"undun" is not an album for the faint of heart, nor is it an album for the one-dimensional Hip Hop aficionado.
Years back, Canadian Rock band The Guess Who released a song called “Undun.” The song starts with the line, “She’s come undun / She didn’t know what she was headed for / And when I found what she was headed for / It was too late.” Sharing a title with The Roots’ 14th studio album (including the recent release of Betty Wright: The Movie) is befitting – as The Guess Who painted a picture of a woman who spirals downward in a manner similar to Redford Stephens, the lead in The Roots’ first concept album. After close to two decades of music, world tours, Jimmy Fallon, and Grammy Awards, The Roots have crafted an album that not only elevates Hip Hop, but raises the bar for anyone who dare call themselves a “Hip Hop Band.”
It’s difficult to pinpoint one particular song on undun, as the entire work moves fluidly as one cohesive soundtrack. It begins where the story ends (as evidenced through the psychotropic opening instrumental “Dun”); Redford has already reached his “tipping point,” and the rest of the album moves counterclockwise. Each piece forms a puzzle that ultimately contributes to Redford Stephens’ downfall. Sure, there are standalone cuts – the smoothly dark “Make My” shows Big K.R.I.T. flanking Black Thought with lines like “Addicted to the green / if I don’t ball, I get the shakes.” We learn early on that Redford is tethered to the streets by both money and drugs. It’s a familiar concept to most successful top-tier rappers, though few tread the territory of self-destruction in the manner that The Roots are here. The heavy-hearted keys and cymbals on tracks like “One Time” (with Phonte) and “Stomp” provide the sonic backdrop that compliments the intense bars relaying a very specific message. Fans of the Roots crew can draw many parallels on undun to prodigal member Malik B (The Roots made previous innuendos to Malik’s demons on “Water” off Phrenology). There are also similarities to Jill Scott’s “Rasool.” They all hover around Philly, but anyone can understand the tales.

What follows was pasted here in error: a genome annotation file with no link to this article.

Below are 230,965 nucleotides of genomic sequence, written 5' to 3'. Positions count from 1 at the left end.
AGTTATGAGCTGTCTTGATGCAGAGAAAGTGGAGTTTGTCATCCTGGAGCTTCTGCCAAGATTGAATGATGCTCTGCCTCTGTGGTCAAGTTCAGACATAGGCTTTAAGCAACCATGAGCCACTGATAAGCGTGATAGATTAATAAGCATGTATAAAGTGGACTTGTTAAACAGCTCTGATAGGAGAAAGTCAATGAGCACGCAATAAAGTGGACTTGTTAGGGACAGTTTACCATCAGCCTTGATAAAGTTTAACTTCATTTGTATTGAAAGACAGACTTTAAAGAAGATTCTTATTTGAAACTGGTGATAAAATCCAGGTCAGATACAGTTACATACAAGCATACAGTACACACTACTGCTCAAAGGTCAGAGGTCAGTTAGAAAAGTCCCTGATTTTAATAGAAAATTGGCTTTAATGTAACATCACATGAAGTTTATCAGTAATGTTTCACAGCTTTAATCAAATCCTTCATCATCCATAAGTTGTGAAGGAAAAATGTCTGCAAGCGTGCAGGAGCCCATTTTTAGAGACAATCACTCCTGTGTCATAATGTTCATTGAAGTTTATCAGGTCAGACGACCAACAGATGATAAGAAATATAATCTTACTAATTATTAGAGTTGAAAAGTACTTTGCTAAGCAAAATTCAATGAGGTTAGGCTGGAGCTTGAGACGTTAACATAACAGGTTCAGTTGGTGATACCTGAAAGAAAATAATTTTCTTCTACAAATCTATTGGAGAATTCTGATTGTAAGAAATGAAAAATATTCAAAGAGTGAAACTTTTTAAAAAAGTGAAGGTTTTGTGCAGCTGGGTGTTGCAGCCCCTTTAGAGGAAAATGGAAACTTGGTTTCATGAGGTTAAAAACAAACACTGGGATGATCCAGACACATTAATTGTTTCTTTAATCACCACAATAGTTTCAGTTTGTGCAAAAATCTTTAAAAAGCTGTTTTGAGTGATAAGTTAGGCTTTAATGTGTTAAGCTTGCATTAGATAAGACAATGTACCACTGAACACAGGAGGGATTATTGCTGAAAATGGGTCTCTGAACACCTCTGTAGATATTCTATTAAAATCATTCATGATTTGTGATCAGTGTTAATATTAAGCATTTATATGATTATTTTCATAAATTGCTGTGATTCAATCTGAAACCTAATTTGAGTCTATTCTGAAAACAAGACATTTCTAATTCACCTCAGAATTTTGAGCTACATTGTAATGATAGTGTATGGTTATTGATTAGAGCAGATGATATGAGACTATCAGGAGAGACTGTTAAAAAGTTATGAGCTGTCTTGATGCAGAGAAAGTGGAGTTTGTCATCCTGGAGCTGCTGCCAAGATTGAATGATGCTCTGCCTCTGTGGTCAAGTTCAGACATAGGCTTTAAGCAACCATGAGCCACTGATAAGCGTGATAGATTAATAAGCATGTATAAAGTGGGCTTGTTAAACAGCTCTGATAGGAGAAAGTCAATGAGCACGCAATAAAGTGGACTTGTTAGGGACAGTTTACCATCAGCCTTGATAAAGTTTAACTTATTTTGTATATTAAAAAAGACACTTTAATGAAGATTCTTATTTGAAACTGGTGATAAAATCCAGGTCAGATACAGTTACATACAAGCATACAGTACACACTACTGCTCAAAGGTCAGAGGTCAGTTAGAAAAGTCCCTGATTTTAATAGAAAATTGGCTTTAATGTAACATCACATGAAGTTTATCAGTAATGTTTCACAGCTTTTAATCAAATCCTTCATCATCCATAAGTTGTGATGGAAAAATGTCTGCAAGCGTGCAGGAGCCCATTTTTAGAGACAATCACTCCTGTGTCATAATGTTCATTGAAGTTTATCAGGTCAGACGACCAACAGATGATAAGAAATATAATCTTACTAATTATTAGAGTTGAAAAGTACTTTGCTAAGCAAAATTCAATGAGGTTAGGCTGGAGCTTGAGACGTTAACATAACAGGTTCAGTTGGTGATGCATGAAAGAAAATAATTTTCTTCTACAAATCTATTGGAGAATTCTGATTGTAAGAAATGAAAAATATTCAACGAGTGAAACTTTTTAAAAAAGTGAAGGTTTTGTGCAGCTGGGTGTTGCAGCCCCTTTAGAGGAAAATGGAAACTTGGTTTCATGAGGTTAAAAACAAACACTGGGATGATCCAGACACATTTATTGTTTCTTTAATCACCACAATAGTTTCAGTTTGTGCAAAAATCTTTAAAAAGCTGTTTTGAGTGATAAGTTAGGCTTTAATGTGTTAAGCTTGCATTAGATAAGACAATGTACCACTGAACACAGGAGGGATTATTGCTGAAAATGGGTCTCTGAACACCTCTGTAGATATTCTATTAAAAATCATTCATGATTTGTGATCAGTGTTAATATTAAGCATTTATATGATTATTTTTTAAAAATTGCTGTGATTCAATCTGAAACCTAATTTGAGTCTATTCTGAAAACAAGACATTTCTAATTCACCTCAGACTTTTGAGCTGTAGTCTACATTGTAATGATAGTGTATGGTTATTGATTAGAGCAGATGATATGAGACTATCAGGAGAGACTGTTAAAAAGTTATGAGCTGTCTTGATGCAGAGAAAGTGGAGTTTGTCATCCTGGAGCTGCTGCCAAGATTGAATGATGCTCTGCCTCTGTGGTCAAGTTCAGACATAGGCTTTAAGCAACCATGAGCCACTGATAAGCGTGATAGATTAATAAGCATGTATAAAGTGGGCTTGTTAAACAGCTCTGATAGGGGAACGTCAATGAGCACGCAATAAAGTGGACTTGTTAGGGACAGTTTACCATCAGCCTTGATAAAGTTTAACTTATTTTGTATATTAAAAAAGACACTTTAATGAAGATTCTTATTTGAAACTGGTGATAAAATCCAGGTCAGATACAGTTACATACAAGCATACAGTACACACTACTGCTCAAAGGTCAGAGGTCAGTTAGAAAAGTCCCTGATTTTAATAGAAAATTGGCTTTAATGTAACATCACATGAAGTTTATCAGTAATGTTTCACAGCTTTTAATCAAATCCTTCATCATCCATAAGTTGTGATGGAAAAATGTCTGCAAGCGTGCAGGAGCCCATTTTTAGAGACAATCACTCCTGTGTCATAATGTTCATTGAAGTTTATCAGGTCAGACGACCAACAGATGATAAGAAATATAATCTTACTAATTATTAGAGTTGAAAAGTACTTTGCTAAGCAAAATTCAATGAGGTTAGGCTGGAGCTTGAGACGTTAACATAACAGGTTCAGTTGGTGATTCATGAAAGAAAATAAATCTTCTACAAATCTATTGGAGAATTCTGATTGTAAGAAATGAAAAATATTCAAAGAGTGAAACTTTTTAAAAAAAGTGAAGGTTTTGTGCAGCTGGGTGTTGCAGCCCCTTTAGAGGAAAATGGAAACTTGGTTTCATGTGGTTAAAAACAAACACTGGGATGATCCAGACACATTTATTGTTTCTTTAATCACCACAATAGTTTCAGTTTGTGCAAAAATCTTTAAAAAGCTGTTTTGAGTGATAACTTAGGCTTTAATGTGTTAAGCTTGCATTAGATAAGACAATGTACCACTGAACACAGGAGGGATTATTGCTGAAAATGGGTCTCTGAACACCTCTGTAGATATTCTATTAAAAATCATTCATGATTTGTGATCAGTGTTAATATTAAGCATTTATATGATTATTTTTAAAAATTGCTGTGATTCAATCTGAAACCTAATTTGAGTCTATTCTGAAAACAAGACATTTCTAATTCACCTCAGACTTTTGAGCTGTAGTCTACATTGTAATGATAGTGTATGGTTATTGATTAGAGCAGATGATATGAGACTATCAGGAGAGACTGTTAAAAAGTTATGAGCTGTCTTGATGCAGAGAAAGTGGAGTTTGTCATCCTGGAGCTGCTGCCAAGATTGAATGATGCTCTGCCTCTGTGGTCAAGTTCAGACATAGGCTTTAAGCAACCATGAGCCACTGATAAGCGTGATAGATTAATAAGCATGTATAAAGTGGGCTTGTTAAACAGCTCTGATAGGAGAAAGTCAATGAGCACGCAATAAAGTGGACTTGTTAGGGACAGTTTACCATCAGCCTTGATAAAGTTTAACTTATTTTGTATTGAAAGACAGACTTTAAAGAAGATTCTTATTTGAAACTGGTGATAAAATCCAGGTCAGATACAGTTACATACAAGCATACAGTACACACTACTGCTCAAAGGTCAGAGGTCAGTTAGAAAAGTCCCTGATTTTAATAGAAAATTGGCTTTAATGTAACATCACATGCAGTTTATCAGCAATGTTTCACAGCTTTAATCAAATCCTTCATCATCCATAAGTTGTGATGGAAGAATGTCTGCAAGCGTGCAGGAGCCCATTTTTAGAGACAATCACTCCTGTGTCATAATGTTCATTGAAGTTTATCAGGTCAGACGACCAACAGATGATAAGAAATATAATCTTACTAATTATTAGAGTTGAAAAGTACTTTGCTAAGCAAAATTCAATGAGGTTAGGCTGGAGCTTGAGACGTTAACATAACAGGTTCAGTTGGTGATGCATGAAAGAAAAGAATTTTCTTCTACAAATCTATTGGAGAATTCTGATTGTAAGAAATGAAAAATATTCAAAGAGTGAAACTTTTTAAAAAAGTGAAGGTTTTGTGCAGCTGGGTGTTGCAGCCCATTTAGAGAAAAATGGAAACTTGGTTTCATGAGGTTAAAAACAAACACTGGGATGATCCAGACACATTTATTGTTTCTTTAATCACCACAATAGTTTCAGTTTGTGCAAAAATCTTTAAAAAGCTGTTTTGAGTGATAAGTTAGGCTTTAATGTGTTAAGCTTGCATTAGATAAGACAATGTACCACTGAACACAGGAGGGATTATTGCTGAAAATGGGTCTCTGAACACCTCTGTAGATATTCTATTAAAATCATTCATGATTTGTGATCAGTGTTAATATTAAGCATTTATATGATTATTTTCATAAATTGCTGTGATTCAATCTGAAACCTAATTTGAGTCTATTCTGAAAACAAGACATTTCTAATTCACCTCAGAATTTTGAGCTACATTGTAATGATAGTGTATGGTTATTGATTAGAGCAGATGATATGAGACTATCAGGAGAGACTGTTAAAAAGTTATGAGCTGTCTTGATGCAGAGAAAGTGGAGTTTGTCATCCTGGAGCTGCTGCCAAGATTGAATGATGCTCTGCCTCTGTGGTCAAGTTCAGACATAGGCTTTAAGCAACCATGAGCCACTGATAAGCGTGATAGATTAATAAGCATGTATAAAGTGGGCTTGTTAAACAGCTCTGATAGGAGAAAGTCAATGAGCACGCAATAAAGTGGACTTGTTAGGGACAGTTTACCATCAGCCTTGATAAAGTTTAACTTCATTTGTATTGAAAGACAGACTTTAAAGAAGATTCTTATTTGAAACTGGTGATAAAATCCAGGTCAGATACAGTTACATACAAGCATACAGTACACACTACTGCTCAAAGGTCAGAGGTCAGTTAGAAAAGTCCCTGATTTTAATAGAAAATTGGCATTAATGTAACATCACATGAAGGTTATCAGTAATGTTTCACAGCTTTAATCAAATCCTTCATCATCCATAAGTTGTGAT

“Tip the Scale” begins with a flawless drum intro from ?uestlove, similar to that of “Silent Treatment” (off Do You Want More?!!!??!), with Dice Raw’s welcomed commentary: “A lot of niggas go to prison / how many come out Malcolm X / I know I’m not / Shit, can’t even talk about the rest,” adopting the role of the protagonist who at this point is at the wake of his cataclysm. The remainder of undun speaks through the instrumentals, where innocent pianos and violins turn into reckless percussions that fade into searing strings suggesting Redford has died.
undun is not an album for the faint of heart, nor is it an album for the one-dimensional Hip Hop aficionado. Like The Roots accomplished with Phrenology, this is a work to prove that they could do it, and they’ve done it tenfold. Many assumed mainstream success and a house band gig with Jimmy Fallon would evolve into an inevitable stasis for new Roots music. They couldn’t be more wrong.